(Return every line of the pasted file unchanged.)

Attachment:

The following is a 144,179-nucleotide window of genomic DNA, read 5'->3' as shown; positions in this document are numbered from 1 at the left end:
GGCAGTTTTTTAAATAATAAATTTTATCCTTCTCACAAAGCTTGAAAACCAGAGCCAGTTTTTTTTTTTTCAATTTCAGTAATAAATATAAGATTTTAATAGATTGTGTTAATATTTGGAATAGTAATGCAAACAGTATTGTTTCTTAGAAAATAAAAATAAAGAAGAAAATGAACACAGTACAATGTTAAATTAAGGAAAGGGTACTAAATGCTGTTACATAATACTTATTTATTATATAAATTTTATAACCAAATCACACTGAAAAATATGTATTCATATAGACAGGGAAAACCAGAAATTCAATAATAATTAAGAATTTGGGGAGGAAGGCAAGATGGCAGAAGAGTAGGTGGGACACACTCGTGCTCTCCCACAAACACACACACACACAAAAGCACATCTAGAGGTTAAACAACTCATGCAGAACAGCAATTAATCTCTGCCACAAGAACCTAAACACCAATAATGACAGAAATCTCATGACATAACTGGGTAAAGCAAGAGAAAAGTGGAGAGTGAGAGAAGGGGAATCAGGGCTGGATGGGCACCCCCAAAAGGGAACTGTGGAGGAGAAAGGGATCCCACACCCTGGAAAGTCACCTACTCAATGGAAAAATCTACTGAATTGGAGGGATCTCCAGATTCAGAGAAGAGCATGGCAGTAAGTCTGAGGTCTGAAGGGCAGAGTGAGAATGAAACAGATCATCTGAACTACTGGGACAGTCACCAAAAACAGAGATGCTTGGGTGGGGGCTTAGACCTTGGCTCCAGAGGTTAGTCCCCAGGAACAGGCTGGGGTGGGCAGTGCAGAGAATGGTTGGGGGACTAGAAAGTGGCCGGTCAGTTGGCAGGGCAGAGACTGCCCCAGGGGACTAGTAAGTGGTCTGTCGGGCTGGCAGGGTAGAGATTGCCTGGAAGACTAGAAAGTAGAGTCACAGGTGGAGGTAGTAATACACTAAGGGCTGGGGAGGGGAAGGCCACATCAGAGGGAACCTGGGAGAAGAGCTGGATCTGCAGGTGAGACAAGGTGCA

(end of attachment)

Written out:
The following is a 144,179-nucleotide window of genomic DNA, read 5'->3' as shown; positions in this document are numbered from 1 at the left end:
GGCAGTTTTTTAAATAATAAATTTTATCCTTCTCACAAAGCTTGAAAACCAGAGCCAGTTTTTTTTTTTTCAATTTCAGTAATAAATATAAGATTTTAATAGATTGTGTTAATATTTGGAATAGTAATGCAAACAGTATTGTTTCTTAGAAAATAAAAATAAAGAAGAAAATGAACACAGTACAATGTTAAATTAAGGAAAGGGTACTAAATGCTGTTACATAATACTTATTTATTATATAAATTTTATAACCAAATCACACTGAAAAATATGTATTCATATAGACAGGGAAAACCAGAAATTCAATAATAATTAAGAATTTGGGGAGGAAGGCAAGATGGCAGAAGAGTAGGTGGGACACACTCGTGCTCTCCCACAAACACACACACACACAAAAGCACATCTAGAGGTTAAACAACTCATGCAGAACAGCAATTAATCTCTGCCACAAGAACCTAAACACCAATAATGACAGAAATCTCATGACATAACTGGGTAAAGCAAGAGAAAAGTGGAGAGTGAGAGAAGGGGAATCAGGGCTGGATGGGCACCCCCAAAAGGGAACTGTGGAGGAGAAAGGGATCCCACACCCTGGAAAGTCACCTACTCAATGGAAAAATCTACTGAATTGGAGGGATCTCCAGATTCAGAGAAGAGCATGGCAGTAAGTCTGAGGTCTGAAGGGCAGAGTGAGAATGAAACAGATCATCTGAACTACTGGGACAGTCACCAAAAACAGAGATGCTTGGGTGGGGGCTTAGACCTTGGCTCCAGAGGTTAGTCCCCAGGAACAGGCTGGGGTGGGCAGTGCAGAGAATGGTTGGGGGACTAGAAAGTGGCCGGTCAGTTGGCAGGGCAGAGACTGCCCCAGGGGACTAGTAAGTGGTCTGTCGGGCTGGCAGGGTAGAGATTGCCTGGAAGACTAGAAAGTAGAGTCACAGGTGGAGGTAGTAATACACTAAGGGCTGGGGAGGGGAAGGCCACATCAGAGGGAACCTGGGAGAAGAGCTGGATCTGCAGGTGAGACAAGGTGCA